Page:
#SBATCH --ntasks=48
#SBATCH --ntasks-per-node=24
#SBATCH --partition=workq
#SBATCH --clusters=magnus

#----------
# Load the necessary modules
module load singularity

#----------
# Defining the container to be used
theRepo=/group/singularity/pawseyRepository/OpenFOAM
theContainerBaseName=openfoam
theVersion=7
theProvider=pawsey
theImage=$theRepo/$theContainerBaseName-$theVersion-$theProvider.sif

#----------
# Defining the case directory
myCase=$MYSCRATCH/OpenFOAM/$USER-$theVersion/run/example1/damBreak

#----------
# Defining the solver
of_solver=interFoam

#----------
# Defining the ioRanks for collating I/O
# groups of 24 as the intended parallel run will be executed in Magnus:
export FOAM_IORANKS='(0 24 48 72 96 120 144 168 192 216 240 264 288 312 336 360 384 408 432 456 480 504 528 552 576 600 624 648 672 696 720 744 768 792 816 840 864 888 912 936 960 984 1008 1032 1056 1080 1104 1128 1152 1176 1200)'

#----------
# Execute the parallel solver
echo "4: cd into the case directory"
cd $myCase
echo "I am in dir: $PWD"

echo "5: Executing the case in parallel (ioRanks list will be picked up from FOAM_IORANKS environment variable):"
#A: When collated option is set by default or within system/controlDict:
srun -n $SLURM_NTASKS -N $SLURM_JOB_NUM_NODES singularity exec $theImage $of_solver -parallel 2>&1 | tee log.$of_solver.$SLURM_JOBID
#B: When collated option needs to be set explictly in the command line:
#srun -n $SLURM_NTASKS -N $SLURM_JOB_NUM_NODES singularity exec $theImage $of_solver -parallel -fileHandler collated 2>&1 | tee log.$of_solver.$SLURM_JOBID
  • The script is forced to run in magnus with --ntasks-per-node=24
  • Singularity module needs to be loaded: module load singularity
  • For recent OpenFOAM versions, the collated/ioRanks combined option needs to be set for the interFoam solver to output the results properly. In this case, ioRanks is set through the environment variable FOAM_IORANKS which is exported towards the container by the srun command.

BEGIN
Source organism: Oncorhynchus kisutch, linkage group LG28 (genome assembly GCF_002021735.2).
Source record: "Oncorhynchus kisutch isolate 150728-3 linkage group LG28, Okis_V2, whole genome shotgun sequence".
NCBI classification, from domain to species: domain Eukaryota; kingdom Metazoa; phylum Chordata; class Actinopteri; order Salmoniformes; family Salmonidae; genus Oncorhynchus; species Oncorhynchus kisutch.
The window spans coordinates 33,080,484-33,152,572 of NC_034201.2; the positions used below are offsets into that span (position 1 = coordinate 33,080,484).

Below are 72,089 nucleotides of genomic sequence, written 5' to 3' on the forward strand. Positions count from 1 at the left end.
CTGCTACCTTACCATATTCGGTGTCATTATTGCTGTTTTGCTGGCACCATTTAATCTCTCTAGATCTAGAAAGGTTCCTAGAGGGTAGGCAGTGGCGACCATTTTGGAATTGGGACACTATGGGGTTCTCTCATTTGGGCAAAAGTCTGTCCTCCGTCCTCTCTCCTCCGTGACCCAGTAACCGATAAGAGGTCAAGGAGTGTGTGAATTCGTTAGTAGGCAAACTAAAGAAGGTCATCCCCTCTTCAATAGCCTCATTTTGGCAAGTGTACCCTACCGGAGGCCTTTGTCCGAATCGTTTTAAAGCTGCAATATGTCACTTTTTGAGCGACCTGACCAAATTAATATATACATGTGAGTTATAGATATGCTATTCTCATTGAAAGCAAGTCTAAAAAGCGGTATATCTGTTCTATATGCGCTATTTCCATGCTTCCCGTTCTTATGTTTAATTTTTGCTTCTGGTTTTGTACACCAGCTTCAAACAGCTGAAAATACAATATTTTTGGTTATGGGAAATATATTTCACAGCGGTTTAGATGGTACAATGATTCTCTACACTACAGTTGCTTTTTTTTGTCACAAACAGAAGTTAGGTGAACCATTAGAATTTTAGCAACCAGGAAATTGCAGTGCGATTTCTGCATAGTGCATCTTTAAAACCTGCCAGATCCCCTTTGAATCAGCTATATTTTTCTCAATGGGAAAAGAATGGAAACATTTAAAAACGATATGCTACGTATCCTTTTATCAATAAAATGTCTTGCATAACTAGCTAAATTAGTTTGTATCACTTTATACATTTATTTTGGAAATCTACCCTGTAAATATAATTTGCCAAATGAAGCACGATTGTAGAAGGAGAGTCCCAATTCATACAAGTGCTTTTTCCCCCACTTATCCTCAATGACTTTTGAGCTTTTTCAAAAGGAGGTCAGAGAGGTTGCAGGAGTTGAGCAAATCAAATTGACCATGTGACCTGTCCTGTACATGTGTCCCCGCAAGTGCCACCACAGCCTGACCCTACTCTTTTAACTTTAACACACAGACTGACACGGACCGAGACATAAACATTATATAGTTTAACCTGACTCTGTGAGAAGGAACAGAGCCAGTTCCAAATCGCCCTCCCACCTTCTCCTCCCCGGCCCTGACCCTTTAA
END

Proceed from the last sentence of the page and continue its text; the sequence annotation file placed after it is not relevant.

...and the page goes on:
• There is no problem with the large ioRanks list. If the value of any number in the list is greater than the real numberOfSubdomains (number of processors) set for the case in system/decomposeParDict, it will not generate problems and will simply not be taken into account (see explanation here).

To submit the job (job will run in Magnus):

user@zeus-1:~> sbatch runFOAM.sh

After the job finishes, the results should be in the processors48_0-23, processors48_24-47 directories:

user@zeus-1:~> ls $MYSCRATCH/OpenFOAM/$USER-7/run/example1/damBreak/processors48_0-23/
0  0.55  0.6  0.65  0.7  0.75  0.8  0.85  0.9  0.95  1  constant

You should always check your slurm-<jobID>.out file created in the submission directory to confirm successful execution of the job script and for identifying errors. With the "2>&1 | tee" combination of commands, we are also creating the files log.<tool>.<jobID> within the case directory for the same purposes, but with separated outputs for each tool.

3.3 Serial post-processing

The reconstruction of the case is again a serial task. For this, you can use the following script (postFOAM.sh) as an example:

#!/bin/bash -l
#SBATCH --export=NONE
#SBATCH --time=00:15:00
#SBATCH --ntasks=1
#SBATCH --partition=workq
#SBATCH --clusters=zeus

#----------
# Load the necessary modules
module load singularity

#----------
# Defining the container to be used
theRepo=/group/singularity/pawseyRepository/OpenFOAM
theContainerBaseName=openfoam